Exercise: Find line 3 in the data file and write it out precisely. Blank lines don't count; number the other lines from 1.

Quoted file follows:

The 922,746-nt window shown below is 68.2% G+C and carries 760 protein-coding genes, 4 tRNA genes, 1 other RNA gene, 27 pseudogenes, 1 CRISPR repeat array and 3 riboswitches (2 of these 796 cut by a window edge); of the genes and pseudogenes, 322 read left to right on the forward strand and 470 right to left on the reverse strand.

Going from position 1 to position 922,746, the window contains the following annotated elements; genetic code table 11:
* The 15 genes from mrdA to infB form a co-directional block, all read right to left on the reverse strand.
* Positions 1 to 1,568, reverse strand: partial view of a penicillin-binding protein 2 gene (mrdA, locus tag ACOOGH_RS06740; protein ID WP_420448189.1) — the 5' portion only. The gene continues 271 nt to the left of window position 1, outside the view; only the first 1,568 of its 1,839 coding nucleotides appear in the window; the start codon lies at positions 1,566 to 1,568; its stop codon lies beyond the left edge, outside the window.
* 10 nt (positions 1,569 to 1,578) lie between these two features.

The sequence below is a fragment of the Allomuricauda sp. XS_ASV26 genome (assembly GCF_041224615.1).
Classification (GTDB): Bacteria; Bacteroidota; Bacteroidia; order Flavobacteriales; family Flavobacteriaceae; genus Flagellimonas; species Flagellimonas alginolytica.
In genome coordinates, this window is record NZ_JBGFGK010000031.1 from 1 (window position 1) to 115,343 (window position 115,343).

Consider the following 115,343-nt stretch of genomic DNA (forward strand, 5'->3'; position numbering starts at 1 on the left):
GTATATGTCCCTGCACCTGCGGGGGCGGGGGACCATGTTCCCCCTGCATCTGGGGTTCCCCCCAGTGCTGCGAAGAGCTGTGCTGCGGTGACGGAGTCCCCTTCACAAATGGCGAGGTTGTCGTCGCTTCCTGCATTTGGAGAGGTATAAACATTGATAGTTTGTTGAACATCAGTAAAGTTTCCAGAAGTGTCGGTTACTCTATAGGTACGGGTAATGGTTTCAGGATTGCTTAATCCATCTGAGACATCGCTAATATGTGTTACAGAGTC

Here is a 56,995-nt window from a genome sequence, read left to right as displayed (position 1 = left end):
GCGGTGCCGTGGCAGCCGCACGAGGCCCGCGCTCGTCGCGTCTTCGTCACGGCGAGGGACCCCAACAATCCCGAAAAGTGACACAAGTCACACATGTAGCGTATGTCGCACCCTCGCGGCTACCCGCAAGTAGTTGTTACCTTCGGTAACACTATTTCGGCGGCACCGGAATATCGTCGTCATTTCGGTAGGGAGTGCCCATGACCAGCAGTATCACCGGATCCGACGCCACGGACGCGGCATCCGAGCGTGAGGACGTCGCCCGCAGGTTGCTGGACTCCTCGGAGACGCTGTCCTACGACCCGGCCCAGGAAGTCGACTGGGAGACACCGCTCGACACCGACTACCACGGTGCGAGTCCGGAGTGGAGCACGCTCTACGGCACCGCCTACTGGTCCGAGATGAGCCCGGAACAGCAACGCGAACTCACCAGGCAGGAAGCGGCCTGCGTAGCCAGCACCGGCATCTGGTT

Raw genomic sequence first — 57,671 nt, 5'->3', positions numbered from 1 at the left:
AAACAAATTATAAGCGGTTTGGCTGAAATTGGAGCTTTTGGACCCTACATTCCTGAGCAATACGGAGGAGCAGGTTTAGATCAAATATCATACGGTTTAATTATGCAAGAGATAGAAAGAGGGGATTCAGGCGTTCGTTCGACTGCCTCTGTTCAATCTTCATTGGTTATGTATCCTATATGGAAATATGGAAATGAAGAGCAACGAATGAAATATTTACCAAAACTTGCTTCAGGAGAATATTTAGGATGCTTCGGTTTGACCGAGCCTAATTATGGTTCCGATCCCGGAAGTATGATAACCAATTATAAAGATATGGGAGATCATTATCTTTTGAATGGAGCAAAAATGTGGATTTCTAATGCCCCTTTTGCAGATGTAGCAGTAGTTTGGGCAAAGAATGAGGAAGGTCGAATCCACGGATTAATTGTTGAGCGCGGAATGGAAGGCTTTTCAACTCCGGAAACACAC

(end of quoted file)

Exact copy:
* The 15 genes from mrdA to infB form a co-directional block, all read right to left on the reverse strand.